The trajectory of functional decline over the last 4 months of life in a palliative care population: A prospective, consecutive cohort study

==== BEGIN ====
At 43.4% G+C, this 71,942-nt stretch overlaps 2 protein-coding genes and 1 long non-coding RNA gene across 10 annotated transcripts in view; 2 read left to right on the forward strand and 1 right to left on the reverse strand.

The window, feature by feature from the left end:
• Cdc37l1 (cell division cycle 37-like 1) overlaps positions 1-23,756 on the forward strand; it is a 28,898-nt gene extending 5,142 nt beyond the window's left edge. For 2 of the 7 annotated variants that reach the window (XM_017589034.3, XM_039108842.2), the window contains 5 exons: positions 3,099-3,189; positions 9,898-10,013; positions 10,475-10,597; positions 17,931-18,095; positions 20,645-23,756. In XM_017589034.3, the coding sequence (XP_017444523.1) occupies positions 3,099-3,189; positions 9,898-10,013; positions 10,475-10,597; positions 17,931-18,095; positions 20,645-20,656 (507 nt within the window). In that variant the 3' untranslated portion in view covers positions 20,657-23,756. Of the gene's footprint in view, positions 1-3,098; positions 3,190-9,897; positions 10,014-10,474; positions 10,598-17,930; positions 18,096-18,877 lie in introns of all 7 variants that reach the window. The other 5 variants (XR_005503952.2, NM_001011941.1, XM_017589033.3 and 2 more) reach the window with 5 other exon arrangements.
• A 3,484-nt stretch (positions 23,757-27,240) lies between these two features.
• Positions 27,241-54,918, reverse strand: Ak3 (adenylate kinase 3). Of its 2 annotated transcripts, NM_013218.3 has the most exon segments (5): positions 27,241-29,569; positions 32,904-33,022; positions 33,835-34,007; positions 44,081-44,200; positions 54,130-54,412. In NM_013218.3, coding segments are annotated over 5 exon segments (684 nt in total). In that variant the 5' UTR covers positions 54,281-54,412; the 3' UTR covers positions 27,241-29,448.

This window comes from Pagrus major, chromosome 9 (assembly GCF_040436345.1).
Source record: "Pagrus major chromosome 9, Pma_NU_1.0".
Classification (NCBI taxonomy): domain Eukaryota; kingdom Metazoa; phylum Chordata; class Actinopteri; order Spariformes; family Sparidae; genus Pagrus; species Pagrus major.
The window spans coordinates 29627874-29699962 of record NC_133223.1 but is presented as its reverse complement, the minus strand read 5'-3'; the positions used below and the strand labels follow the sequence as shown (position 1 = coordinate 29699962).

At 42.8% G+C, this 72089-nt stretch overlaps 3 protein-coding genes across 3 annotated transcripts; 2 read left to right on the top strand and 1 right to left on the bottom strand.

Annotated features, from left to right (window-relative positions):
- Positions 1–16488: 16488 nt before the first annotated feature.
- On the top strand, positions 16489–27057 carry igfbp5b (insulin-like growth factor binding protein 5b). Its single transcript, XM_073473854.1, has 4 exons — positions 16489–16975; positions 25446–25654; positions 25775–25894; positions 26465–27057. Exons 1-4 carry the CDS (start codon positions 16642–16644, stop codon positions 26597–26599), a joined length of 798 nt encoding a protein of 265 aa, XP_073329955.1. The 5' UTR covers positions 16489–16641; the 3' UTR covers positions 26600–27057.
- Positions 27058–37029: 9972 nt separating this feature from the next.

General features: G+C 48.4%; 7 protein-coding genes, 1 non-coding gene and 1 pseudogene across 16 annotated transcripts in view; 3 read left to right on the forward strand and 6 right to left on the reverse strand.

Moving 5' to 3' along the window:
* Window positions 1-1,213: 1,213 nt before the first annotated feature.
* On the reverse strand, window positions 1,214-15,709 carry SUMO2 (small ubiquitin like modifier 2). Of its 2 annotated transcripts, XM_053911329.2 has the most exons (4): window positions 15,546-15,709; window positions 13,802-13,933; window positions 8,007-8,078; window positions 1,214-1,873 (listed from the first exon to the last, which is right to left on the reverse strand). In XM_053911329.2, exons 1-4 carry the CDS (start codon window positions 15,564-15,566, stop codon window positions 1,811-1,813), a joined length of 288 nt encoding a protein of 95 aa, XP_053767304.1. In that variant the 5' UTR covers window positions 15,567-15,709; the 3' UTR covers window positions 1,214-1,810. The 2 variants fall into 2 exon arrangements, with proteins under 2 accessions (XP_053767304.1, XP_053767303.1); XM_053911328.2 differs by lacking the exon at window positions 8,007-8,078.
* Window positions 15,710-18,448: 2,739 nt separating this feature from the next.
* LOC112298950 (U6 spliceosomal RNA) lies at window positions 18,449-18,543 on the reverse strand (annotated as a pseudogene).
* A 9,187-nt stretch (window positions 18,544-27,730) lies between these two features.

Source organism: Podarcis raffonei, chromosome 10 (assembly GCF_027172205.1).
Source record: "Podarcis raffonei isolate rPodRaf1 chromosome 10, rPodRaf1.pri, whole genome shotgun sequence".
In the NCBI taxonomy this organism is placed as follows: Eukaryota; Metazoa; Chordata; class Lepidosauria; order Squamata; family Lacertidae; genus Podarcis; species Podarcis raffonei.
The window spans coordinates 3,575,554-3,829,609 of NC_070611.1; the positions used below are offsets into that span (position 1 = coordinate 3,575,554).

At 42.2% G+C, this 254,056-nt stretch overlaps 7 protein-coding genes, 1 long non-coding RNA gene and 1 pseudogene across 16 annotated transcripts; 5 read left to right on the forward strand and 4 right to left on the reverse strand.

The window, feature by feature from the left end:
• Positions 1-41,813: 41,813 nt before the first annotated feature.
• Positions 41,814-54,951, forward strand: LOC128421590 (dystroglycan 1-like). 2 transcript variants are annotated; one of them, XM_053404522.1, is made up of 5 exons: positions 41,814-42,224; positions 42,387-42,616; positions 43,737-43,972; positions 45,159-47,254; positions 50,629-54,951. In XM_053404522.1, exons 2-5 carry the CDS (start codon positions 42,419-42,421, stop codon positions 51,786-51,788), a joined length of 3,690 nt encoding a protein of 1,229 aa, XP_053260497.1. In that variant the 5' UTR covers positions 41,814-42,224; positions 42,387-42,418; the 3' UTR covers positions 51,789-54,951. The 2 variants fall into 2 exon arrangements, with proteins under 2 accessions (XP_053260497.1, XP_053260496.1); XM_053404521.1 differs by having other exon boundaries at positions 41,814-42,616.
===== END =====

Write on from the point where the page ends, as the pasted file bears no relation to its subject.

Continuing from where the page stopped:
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Background: Understanding current patterns of functional decline will inform patient care and has health service and resource implications. Aim: This prospective consecutive cohort study aims to map the shape of functional decline trajectories at the end of life by diagnosis. Design: Changes in functional status were measured using the Australia-modified Karnofsky Performance Status Scale. Segmented regression was used to identify time points prior to death associated with significant changes in the slope of functional decline for each diagnostic cohort. Sensitivity analyses explored the impact of severe symptoms and late referrals, age and sex. Setting/participants: In all, 115 specialist palliative care services submit prospectively collected patient data to the national Palliative Care Outcomes Collaboration across Australia. Data on 55,954 patients who died in the care of these services between 1 January 2013 and 31 December 2015 were included. Results: Two simplified functional decline trajectories were identified in the last 4 months of life. Trajectory 1 has an almost uniform slow decline until the last 14 days of life when function declines more rapidly. Trajectory 2 has a flatter more stable trajectory with greater functional impairment at 120 days before death, followed by a more rapid decline in the last 2 weeks of life. The most rapid rate of decline occurs in the last 2 weeks of life for all cohorts. Conclusions: Two simplified trajectories of functional decline in the last 4 months of life were identified for five patient cohorts. Both trajectories present opportunities to plan for responsive healthcare that will support patients and families.
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